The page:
You Don't Need More People!
You Need Less Waste and Rework
Companies immersed in crisis management often think the solution is to get more people. But you don't need more people; you need less waste and rework that is causing the crisis.
Virginia Mason Medical Eliminates the Need for More Nurses
In every hospital I've ever worked with, the nurses think there aren't enough nurses to handle the patient volume. But as Virginia Mason found out through various improvement projects, it's possible to increase nurse time with patients from a typical 35% to over 90%. Hospitals don't need more nurses, they need to redesign the work flow so that nurses can spend more time with patients. At Virginia Mason:
- Nurses now only travel 0.6 miles per day instead of the 5 miles they used to walk every day which easily translates to 1-2 hours of time wasted searching for supplies. Virginia Mason identified the top seven supplies nurses need and ensured that those supplies were easily available and constantly restocked in every patient room.
- Nurses used to stay late updating medical records. Now computers on wheels or computers in the room allow nurses to keep patient medical records up to date in the patient's room. This is just-in-time (JIT) at it's best.
- Nurses can call a Patient Safety Alert (PSA) anytime they think a patient might be endangered by a medical procedure. This saves lives and reduces length of stay.
- Nursing and patient satisfaction has soared with the implementation of many of these kinds of improvements.
You don't need more nurses; you need less waste (travel) and rework (patient complications).
When I worked at US WEST, one of the Baby Bells, it took four days to get a phone repaired—four days of backlog followed by an hour or less of repair. This, of course, was unacceptable to business or residence customers. The "Plant" leadership thought they needed more people and tried to use quality improvement to prove it. They even scheduled a trial in Salt Lake City to test out same day appointments and brought in repair personnel from all over to make it happen.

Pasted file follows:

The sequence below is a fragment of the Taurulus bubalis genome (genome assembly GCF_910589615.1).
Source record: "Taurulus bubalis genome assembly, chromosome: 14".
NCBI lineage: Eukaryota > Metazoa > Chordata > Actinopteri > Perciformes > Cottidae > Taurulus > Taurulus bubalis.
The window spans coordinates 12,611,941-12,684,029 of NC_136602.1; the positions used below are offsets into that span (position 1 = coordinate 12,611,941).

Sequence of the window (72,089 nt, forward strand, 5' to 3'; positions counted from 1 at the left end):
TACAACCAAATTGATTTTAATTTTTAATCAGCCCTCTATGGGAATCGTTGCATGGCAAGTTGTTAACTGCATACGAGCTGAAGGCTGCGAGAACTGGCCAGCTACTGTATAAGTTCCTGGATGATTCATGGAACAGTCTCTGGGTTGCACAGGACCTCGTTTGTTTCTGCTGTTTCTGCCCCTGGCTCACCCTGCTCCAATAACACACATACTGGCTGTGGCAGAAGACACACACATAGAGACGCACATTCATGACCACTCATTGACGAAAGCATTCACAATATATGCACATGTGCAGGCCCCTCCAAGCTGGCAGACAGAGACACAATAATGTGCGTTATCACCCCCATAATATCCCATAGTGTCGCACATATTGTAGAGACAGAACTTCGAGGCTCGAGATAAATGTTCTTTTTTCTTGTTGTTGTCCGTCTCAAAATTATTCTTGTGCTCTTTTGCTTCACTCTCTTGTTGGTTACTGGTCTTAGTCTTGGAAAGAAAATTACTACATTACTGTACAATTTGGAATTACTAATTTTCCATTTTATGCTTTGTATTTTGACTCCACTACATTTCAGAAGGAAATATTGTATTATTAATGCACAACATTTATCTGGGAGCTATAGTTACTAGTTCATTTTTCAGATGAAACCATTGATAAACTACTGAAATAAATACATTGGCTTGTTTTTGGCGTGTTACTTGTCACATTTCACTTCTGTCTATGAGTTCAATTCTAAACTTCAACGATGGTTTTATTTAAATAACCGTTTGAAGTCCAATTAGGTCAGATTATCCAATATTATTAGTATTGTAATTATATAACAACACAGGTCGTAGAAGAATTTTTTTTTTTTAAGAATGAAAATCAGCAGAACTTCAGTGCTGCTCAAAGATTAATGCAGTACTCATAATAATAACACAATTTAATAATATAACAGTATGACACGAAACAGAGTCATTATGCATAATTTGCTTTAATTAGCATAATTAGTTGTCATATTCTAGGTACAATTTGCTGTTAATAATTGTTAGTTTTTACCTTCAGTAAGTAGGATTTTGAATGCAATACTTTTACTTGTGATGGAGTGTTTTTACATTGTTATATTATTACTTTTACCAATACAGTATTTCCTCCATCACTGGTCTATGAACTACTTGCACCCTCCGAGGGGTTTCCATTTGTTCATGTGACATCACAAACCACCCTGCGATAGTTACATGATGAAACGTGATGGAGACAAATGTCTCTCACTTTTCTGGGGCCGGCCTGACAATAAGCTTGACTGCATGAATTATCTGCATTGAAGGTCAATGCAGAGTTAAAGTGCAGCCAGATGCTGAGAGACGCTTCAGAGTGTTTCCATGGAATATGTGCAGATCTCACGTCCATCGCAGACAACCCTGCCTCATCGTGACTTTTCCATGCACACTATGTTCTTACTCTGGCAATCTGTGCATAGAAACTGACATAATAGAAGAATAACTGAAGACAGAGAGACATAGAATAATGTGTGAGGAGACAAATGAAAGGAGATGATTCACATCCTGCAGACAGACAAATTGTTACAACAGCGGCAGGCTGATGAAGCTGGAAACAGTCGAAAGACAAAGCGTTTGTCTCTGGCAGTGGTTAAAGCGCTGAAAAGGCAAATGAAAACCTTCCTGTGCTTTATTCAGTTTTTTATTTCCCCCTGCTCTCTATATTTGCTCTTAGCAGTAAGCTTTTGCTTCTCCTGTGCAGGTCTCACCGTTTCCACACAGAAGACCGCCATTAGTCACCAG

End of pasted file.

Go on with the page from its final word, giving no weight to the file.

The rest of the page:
The very first day on the project, I called our VP of Quality Improvement and explained to her that we didn't need more people, we needed less repair. Unfortunately, the train was already on the track to disaster. After two months and millions of dollars, the project ended in failure.
Some of the staff in Iowa, however, noticed that they had 12,000 repair appointments a month, but many didn't need a repair technician because the problem wasn't at the customer's home. I did some analysis and we quickly discovered that repair service representatives did a "loop test" to determine if the problem existed between the central switching office and the customer's home. If not, the problem was in the switching office. Customers were annoyed that they made time to stay home, but often a repair technician never came to their house. Their phone just suddenly started working.
Two-thirds of the repairs could be handled in the switching office. Only one-third needed home appointments. We figured this out on Friday and implemented a procedural change on Monday. Service reps no longer made an appointment for every repair call, only for the ones with a failed loop test. The "Plant" people were furious because it could ruin their performance numbers, but the service reps stuck with their new improved process.
One month later, scheduled appointments had dropped from 12,000 to 4,000 without any change in "repeat repairs" (the need to repeat a repair). Mean time to repair had changed to same day service for central switching office repairs and the time to repair a loop problem dropped as well because technicians were focused on solving problems outside of the switching office. Customer satisfaction soared.
As the Iowa Plant people found out, you don't need more people; you need less waste (scheduling outside repair technicians unnecessarily and making customers stay home to meet a tech.)
There is an old saying from Frederick Brooks, author of the Mythical Man Month: "Adding people to a late software project only makes it later." Having worked on many software projects in my day (my wife worked on many more), I can tell you that this is always true. When management got anxious and brought in more programmers, it took skilled people time to bring them up to speed which slowed the overall process.
Writing the same code over and over again with slight tweaks is a form of waste and overproduction. I worked on one project at Bell Labs and we knew we couldn't possibly meet the schedule with traditional development, so I recommended that we maximize our use of reusable code. With that in mind, every aspect of the project varied between 75% and 90% reuse. We met our target dates without adding programmers.
You don't need more programmers; you need more reuse.
Any time you find yourself fighting fires and managing crises with too much overtime, stop before you hire more people to fight the fires; ask yourself: "Do we really need more people or just less waste and rework?" It often takes far less time to find and fix the causes of waste and rework than it does to hire and train more people.
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